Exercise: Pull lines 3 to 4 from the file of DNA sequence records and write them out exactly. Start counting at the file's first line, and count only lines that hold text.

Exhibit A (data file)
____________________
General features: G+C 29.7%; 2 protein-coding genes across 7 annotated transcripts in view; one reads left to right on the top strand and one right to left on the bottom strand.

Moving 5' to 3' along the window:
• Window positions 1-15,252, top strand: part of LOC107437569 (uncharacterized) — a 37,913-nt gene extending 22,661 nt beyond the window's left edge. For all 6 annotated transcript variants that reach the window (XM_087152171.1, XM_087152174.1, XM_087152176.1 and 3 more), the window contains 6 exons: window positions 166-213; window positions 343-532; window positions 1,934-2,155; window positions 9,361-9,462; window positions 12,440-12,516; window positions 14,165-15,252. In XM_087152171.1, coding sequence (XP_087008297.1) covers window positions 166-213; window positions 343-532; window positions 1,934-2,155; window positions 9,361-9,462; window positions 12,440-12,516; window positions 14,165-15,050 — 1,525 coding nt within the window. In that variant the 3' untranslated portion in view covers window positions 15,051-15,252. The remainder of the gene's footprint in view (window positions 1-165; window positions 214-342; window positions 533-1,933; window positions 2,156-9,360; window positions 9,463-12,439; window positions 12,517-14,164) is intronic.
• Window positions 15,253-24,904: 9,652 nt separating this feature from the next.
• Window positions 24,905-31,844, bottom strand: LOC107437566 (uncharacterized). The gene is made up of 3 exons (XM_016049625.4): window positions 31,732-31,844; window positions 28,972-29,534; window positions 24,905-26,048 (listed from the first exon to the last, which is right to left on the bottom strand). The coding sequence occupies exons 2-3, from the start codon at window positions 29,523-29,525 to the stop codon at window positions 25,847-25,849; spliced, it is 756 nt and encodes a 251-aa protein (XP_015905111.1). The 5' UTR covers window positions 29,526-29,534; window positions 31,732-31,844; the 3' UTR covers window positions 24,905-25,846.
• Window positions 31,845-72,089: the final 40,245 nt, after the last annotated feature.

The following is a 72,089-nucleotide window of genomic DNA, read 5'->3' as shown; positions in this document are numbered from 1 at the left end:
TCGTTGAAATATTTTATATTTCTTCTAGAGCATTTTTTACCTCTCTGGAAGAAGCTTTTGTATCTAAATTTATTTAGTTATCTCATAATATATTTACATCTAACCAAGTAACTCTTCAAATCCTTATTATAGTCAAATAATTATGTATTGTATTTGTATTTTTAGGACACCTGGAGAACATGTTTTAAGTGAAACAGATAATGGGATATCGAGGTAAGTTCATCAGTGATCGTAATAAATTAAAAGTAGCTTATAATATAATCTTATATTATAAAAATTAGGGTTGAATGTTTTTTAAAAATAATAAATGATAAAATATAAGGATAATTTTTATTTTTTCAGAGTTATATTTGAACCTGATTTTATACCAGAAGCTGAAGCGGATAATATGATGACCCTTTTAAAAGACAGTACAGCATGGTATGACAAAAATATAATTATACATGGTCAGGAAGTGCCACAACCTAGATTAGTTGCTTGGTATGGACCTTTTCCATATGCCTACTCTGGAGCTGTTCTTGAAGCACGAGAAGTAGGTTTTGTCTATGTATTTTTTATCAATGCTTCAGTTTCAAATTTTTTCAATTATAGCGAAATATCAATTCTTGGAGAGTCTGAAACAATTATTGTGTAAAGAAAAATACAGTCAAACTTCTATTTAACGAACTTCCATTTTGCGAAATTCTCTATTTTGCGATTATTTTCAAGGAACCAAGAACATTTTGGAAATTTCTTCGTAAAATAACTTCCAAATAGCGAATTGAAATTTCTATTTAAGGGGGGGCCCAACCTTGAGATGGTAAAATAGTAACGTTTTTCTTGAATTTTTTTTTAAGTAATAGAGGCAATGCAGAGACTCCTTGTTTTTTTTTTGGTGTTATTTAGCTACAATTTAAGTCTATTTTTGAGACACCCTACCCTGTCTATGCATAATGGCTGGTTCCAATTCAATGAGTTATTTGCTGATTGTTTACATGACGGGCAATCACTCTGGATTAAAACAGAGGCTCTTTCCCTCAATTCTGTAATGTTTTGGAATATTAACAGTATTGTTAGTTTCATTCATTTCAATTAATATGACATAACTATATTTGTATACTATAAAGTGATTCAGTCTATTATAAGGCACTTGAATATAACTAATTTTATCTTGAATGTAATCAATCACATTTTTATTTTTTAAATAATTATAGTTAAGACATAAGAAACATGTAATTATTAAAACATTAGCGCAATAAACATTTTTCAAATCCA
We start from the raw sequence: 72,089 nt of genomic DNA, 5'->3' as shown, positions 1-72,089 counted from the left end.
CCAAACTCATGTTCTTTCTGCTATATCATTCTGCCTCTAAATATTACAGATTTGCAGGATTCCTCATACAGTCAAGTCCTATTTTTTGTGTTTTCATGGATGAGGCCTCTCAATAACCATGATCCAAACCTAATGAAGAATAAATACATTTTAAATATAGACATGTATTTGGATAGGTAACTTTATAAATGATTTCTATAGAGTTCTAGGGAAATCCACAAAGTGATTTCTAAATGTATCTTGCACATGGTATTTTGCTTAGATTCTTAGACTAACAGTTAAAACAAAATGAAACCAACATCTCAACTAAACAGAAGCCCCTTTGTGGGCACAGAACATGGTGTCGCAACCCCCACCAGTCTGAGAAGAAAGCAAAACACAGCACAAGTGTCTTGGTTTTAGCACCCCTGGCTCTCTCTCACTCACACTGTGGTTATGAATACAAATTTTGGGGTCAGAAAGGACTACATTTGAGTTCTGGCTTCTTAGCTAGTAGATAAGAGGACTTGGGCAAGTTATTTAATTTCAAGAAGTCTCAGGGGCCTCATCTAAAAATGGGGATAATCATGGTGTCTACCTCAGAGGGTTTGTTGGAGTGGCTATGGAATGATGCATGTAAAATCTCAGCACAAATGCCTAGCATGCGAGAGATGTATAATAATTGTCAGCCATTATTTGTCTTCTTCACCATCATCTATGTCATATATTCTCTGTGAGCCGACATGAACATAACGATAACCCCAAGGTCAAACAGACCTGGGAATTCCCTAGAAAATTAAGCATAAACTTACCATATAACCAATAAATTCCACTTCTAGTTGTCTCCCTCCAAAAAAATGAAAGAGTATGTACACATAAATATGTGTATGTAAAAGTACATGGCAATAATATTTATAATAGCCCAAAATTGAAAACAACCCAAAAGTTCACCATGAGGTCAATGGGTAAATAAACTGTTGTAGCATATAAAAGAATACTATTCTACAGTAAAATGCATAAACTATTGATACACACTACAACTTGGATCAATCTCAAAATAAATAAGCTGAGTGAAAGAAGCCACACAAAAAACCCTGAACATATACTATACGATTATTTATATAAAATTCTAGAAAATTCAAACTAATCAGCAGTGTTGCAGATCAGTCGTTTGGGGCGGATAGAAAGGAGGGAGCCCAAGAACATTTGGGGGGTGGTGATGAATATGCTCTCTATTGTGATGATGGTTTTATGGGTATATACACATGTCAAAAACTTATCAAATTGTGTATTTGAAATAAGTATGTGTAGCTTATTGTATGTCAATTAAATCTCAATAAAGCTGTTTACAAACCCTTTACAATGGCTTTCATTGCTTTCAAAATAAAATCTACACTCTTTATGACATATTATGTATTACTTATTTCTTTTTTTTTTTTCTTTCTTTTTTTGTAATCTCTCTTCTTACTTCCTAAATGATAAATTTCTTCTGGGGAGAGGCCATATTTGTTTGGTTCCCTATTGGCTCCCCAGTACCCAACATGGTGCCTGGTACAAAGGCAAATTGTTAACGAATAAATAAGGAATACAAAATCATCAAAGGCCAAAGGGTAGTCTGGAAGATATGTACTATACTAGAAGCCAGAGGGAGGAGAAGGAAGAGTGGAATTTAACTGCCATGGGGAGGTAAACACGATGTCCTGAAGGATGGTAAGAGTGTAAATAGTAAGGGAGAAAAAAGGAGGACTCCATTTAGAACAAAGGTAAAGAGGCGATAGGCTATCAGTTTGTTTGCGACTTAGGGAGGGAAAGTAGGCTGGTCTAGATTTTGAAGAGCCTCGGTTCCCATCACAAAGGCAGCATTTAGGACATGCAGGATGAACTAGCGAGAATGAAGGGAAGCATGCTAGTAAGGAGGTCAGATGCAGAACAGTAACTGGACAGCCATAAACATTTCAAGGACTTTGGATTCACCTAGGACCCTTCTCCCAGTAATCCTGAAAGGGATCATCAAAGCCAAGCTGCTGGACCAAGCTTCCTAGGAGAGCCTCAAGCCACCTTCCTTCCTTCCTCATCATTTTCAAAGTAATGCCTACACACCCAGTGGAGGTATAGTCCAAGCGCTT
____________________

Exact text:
• Window positions 1-15,252, top strand: part of LOC107437569 (uncharacterized) — a 37,913-nt gene extending 22,661 nt beyond the window's left edge. For all 6 annotated transcript variants that reach the window (XM_087152171.1, XM_087152174.1, XM_087152176.1 and 3 more), the window contains 6 exons: window positions 166-213; window positions 343-532; window positions 1,934-2,155; window positions 9,361-9,462; window positions 12,440-12,516; window positions 14,165-15,252. In XM_087152171.1, coding sequence (XP_087008297.1) covers window positions 166-213; window positions 343-532; window positions 1,934-2,155; window positions 9,361-9,462; window positions 12,440-12,516; window positions 14,165-15,050 — 1,525 coding nt within the window. In that variant the 3' untranslated portion in view covers window positions 15,051-15,252. The remainder of the gene's footprint in view (window positions 1-165; window positions 214-342; window positions 533-1,933; window positions 2,156-9,360; window positions 9,463-12,439; window positions 12,517-14,164) is intronic.
• Window positions 15,253-24,904: 9,652 nt separating this feature from the next.